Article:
I crawled to the edge of the cellar and lowered myself feet first, digging my fingernails into the dirt. My legs swung through the colder air and my grip slid and I was sure I'd fall, making a noise or breaking a leg or both. But the tip of my toe touched the bank of a wall and I let myself down quietly, momentum silencing my footfalls against loose earth. I caught myself from falling backwards by crouching, and then edged back until I could see the ceiling block out the stars. I curled into a ball against one side of the cellar, as close to the opening as I dared sit, but not able to see the field over the edge of the hole. I could hear the faint swish of grass and my name growing louder.

I was sitting with my bony little butt on a rock, but doubly fearful of movement lest I anger the ghosts in the darkness or give away my location to my already angry father. In my heartbeat I heard horse hooves pounding the field above me, searching for me. I heard screams on the wind. Every second took incalculable patience. I ignored what may have been dirt or insects brushing my skin, promising myself the prickling was only nerves. Then something definitely touched me and I bit my lips together and scrunched up my eyes to contain the wail that wanted out.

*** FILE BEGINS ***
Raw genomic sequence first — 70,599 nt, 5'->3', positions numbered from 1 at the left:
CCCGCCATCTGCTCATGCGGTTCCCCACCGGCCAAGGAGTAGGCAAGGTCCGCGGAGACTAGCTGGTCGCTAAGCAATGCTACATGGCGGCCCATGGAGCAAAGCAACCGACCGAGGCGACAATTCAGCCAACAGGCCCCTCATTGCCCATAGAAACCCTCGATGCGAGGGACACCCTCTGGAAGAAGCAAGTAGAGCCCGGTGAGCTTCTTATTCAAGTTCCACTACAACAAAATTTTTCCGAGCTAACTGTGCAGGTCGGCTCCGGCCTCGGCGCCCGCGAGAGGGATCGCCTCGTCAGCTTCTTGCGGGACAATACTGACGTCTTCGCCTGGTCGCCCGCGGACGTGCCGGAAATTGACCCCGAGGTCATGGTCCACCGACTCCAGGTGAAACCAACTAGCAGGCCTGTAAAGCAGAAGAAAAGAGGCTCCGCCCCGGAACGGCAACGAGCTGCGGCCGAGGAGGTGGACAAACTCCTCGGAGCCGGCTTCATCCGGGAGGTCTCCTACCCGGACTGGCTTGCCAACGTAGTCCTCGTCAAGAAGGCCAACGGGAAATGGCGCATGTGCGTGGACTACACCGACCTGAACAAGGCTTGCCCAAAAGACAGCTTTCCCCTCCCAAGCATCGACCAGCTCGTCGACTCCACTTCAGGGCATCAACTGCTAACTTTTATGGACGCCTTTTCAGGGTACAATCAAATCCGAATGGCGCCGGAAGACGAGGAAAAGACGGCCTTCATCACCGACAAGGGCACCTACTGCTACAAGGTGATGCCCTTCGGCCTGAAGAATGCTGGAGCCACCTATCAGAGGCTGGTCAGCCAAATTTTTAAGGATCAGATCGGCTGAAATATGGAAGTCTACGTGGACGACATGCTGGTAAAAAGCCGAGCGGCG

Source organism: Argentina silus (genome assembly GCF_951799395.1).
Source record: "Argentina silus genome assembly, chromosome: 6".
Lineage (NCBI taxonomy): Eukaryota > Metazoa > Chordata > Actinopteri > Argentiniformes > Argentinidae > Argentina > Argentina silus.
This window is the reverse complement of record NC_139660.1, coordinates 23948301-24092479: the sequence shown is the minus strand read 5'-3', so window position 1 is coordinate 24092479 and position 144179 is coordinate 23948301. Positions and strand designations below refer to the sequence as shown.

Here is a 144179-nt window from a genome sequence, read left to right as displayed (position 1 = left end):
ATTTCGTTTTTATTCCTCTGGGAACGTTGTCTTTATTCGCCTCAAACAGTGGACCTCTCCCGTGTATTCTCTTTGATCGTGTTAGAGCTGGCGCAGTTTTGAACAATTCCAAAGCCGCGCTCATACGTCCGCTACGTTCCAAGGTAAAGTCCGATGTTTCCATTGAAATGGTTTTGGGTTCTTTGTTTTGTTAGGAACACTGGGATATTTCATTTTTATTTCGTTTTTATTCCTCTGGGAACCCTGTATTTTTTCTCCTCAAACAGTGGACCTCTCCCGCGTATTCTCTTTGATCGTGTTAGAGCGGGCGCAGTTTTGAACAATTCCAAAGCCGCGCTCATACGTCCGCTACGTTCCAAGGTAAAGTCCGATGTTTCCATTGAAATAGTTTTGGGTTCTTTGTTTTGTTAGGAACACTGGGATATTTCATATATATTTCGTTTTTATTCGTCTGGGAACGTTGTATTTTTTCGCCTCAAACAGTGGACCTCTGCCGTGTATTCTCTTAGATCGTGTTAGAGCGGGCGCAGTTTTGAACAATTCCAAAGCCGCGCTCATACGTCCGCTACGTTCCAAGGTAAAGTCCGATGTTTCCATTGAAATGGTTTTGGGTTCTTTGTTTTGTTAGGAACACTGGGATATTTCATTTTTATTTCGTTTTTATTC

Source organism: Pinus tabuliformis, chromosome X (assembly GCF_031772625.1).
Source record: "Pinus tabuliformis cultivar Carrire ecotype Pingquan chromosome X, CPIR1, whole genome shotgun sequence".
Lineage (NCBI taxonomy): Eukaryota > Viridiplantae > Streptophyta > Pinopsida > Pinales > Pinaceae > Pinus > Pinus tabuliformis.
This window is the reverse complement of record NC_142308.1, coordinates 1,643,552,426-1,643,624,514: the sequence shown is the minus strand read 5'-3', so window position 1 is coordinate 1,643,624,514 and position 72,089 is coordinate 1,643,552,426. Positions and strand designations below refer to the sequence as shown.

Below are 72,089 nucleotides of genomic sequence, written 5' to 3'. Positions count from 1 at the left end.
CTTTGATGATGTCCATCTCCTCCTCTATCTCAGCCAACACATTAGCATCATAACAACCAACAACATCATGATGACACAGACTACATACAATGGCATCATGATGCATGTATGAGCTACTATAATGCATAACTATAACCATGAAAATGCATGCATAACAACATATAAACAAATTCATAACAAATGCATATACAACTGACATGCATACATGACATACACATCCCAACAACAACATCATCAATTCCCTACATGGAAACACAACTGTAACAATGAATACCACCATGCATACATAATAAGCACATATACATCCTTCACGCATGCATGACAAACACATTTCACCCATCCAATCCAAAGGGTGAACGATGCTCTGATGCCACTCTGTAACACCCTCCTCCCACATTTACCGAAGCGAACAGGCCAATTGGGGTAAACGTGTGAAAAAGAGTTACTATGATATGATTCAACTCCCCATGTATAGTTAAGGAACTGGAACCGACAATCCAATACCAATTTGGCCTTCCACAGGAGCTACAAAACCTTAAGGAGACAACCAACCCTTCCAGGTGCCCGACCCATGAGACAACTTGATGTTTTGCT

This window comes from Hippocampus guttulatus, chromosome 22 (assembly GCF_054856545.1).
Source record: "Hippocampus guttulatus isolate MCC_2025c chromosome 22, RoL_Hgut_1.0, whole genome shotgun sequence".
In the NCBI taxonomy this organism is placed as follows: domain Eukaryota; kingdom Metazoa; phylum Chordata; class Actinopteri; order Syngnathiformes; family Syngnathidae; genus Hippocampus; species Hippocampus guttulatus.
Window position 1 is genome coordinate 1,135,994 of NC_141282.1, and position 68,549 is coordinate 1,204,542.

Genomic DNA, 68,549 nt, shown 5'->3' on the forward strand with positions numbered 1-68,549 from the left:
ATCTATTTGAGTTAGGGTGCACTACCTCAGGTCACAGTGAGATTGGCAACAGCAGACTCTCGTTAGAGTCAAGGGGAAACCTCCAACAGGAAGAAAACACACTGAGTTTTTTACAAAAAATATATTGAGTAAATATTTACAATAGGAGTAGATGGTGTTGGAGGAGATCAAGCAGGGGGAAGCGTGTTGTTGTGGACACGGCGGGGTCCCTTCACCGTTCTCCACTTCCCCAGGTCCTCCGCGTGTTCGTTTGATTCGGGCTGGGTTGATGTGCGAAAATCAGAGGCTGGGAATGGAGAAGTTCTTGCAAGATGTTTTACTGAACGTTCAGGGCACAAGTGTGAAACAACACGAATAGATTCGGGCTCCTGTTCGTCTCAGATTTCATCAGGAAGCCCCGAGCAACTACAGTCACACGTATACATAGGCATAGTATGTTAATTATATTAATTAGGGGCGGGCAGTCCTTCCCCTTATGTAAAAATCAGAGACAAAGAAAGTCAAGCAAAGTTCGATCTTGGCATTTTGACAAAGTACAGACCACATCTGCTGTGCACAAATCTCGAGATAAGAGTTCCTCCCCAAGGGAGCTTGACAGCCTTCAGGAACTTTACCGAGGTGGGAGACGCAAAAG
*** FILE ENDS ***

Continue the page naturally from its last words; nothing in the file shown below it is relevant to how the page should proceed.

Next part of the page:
It was not a hand, just a cricket or a spider. I felt its tickly little feet move across my forearm and carefully brushed it away. It put things in perspective.

If I made a sound, my dad would catch me, and if I tried to clamber up that dirt wall as I had before (going last because I was at that age where I was taller than all the boys with none of the chivalrous assistance they might have offered had we been just a year or two older) there would most certainly be some noise. If my dad did catch me, he would beat me and, who knows, he might just beat me to death for making him chase me all over in the middle of the night. Therefore I weighed childish fear of the unknown against practically certain death and felt I had understood something.

If this had been the home of a family there would be some artifact, yet it was swept clean, a mute witness. No trace had been left to suggest the identity of whoever sequestered themself here and that suggested to me that I was in the exact same boat as whoever built this place, trying to outrun a grievous terror.

In a moldy ascetic's tomb haunted by the plaintive, hungry paws of the pursued and long since trampled under, I saw the light. I heard him crashing through the grass above me and I heard the certain voices around me whisper not to worry, I was here with them, forever. I swear I felt a rain of dust freckle my nose as he passed overheard, but his voice did not tear open the hole. It boomed and began to fade.

I slept there all night. My dad went home and waited up to visit his wrath instead upon my mom, who went to the hospital. So I was brave enough to sleep underground with ghosts all night and terrible evil occured because of it, but the next time I saw my dad he was shame-faced and escorted by the sherrif as he packed a suitcase and disappeared from our lives for a few years. And that was good.

After my dad left I avoided that cellar for some time. Maybe it was that I no longer felt compelled to explore it, because its only secrets were human and internal, no treasure to unearth. Maybe I was still afraid, or more afraid. Maybe it was just that I was approaching the end of my tomboy phase, or maybe that I just plain couldn't find it.